A term was coined for this:  ageism, the systematic stereotyping of and discrimination against people simply because they are old.  And despite fifty years of change in how millions of older people live their lives, ageism remains so ingrained in our culture—especially the media—that it goes unnoticed as a bias and indeed is pretty much taken for granted.  In fact, ageism was especially blatant during the early months of the COVID pandemic.

Yet, at the same time, older people are defying these stereotypes:  millions are healthier, more socially and politically engaged, working longer, and living longer than previous generations, and often feel fifteen years younger than our chronological age. In this lecture, Professor Susan Douglas will argue that we are in the midst of a demographic revolution, with more people over fifty than at any time in our history.  Drawing from video clips and media images, Professor Douglas will illustrate both the persistence of ageism as well as the challenges to it.  And while a­­geism affects everyone, she will note how it is especially targeted to women.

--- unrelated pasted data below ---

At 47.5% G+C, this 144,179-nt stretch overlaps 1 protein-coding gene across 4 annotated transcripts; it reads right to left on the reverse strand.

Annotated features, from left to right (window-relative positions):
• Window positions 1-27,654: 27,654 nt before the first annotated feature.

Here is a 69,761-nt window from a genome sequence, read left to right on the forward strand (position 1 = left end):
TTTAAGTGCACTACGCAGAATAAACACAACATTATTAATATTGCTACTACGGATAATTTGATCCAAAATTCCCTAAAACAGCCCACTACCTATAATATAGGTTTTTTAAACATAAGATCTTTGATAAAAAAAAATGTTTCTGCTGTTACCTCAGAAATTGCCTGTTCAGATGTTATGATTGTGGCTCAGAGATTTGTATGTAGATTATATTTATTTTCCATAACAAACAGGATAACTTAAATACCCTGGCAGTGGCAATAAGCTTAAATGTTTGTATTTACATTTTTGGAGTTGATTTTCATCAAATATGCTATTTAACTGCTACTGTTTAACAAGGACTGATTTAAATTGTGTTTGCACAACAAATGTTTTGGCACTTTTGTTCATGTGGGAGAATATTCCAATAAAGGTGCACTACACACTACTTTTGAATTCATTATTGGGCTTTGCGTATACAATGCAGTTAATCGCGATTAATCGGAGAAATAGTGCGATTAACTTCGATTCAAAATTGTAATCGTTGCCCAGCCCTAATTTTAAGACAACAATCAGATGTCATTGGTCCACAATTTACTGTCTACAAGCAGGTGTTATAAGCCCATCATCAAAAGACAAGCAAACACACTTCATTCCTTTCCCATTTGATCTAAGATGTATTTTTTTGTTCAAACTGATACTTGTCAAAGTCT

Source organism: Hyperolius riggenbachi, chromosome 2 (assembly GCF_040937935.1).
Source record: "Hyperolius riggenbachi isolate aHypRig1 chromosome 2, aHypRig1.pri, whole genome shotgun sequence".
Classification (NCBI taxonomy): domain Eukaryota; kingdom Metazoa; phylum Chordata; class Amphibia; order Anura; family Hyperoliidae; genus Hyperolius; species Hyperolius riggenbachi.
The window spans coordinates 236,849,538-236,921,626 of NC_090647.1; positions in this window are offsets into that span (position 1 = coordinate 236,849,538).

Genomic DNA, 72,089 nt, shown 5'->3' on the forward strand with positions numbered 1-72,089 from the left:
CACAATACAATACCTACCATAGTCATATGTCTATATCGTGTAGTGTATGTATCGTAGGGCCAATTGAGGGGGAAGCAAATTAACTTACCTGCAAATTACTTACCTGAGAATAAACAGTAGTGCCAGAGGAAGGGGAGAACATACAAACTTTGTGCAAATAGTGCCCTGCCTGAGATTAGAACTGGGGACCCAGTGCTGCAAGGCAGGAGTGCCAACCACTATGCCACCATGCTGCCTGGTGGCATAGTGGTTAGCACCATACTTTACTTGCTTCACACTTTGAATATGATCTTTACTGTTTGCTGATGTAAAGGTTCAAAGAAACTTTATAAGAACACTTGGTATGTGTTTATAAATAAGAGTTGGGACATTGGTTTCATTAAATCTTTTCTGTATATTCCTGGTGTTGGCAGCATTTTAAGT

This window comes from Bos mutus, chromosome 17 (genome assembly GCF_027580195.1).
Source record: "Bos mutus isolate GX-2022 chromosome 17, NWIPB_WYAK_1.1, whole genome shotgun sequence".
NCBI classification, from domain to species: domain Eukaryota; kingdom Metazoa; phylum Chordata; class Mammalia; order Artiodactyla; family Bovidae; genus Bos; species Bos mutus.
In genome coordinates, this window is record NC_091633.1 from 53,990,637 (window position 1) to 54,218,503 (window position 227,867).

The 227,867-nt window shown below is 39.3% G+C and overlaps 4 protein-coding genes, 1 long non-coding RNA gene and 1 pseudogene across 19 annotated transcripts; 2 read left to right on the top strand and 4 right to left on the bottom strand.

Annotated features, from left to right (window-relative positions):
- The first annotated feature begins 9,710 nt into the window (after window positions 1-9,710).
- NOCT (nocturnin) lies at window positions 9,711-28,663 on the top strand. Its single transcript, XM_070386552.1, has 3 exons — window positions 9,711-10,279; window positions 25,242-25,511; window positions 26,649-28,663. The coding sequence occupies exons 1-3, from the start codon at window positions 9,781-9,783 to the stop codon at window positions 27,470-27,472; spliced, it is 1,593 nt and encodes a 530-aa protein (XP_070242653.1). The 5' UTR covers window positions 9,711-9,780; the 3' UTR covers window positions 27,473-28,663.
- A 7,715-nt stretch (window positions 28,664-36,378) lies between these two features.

Recommended Reading: 

The Chair Rocks:  A Manifesto Against Ageism, by Ashton Applewhite

In Our Prime:  How Older Women Are Reinventing the Road Ahead, by Susan J. Douglas

Women Rowing North, by Mary Pipher


Susan J. Douglas / University of Michigan

Susan J. Douglas is the Catharine Neafie Kellogg Professor and Arthur F. Thurnau Professor of Communication and Media at The University of Michigan. She has written for The New York Times and Washington Post, and has appeared on The Today Show, CBSCNBC, NPR, Weekend Edition, and The Oprah Winfrey Show. Professor Douglas is the award-winning author of seven books, including Listening In:  Radio and the American Imagination, and Inventing American Broadcasting, 1899-1922.



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Centennial Hall at The Haverford School
450 Lancaster Avenue
Haverford, PA 19041 United States